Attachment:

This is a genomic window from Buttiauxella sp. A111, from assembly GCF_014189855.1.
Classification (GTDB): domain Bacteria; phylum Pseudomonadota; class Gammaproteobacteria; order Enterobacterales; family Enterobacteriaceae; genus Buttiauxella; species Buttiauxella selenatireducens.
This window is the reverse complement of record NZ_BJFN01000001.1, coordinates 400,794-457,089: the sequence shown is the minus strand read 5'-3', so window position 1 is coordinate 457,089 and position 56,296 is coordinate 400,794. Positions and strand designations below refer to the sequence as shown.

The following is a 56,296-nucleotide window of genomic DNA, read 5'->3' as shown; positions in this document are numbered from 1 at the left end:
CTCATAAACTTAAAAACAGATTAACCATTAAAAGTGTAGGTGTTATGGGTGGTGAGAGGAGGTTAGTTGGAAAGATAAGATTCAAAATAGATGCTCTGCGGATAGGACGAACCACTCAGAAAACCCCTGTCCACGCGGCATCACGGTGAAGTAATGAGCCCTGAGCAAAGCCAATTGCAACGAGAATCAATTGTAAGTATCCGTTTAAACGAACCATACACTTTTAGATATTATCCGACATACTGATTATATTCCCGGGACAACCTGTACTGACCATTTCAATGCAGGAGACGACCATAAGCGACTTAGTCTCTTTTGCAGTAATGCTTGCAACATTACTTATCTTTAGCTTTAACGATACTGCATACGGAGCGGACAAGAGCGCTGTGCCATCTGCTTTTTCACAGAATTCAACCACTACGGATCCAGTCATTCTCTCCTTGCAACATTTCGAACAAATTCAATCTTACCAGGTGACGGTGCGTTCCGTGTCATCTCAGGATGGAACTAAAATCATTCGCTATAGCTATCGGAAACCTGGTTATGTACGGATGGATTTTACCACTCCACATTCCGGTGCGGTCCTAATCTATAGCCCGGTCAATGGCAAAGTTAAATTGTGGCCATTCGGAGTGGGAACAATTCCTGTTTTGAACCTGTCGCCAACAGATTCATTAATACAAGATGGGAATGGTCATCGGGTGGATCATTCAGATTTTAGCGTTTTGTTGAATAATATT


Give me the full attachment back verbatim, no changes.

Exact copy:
This is a genomic window from Buttiauxella sp. A111, from assembly GCF_014189855.1.
Classification (GTDB): domain Bacteria; phylum Pseudomonadota; class Gammaproteobacteria; order Enterobacterales; family Enterobacteriaceae; genus Buttiauxella; species Buttiauxella selenatireducens.
This window is the reverse complement of record NZ_BJFN01000001.1, coordinates 400,794-457,089: the sequence shown is the minus strand read 5'-3', so window position 1 is coordinate 457,089 and position 56,296 is coordinate 400,794. Positions and strand designations below refer to the sequence as shown.

The following is a 56,296-nucleotide window of genomic DNA, read 5'->3' as shown; positions in this document are numbered from 1 at the left end:
CTCATAAACTTAAAAACAGATTAACCATTAAAAGTGTAGGTGTTATGGGTGGTGAGAGGAGGTTAGTTGGAAAGATAAGATTCAAAATAGATGCTCTGCGGATAGGACGAACCACTCAGAAAACCCCTGTCCACGCGGCATCACGGTGAAGTAATGAGCCCTGAGCAAAGCCAATTGCAACGAGAATCAATTGTAAGTATCCGTTTAAACGAACCATACACTTTTAGATATTATCCGACATACTGATTATATTCCCGGGACAACCTGTACTGACCATTTCAATGCAGGAGACGACCATAAGCGACTTAGTCTCTTTTGCAGTAATGCTTGCAACATTACTTATCTTTAGCTTTAACGATACTGCATACGGAGCGGACAAGAGCGCTGTGCCATCTGCTTTTTCACAGAATTCAACCACTACGGATCCAGTCATTCTCTCCTTGCAACATTTCGAACAAATTCAATCTTACCAGGTGACGGTGCGTTCCGTGTCATCTCAGGATGGAACTAAAATCATTCGCTATAGCTATCGGAAACCTGGTTATGTACGGATGGATTTTACCACTCCACATTCCGGTGCGGTCCTAATCTATAGCCCGGTCAATGGCAAAGTTAAATTGTGGCCATTCGGAGTGGGAACAATTCCTGTTTTGAACCTGTCGCCAACAGATTCATTAATACAAGATGGGAATGGTCATCGGGTGGATCATTCAGATTTTAGCGTTTTGTTGAATAATATT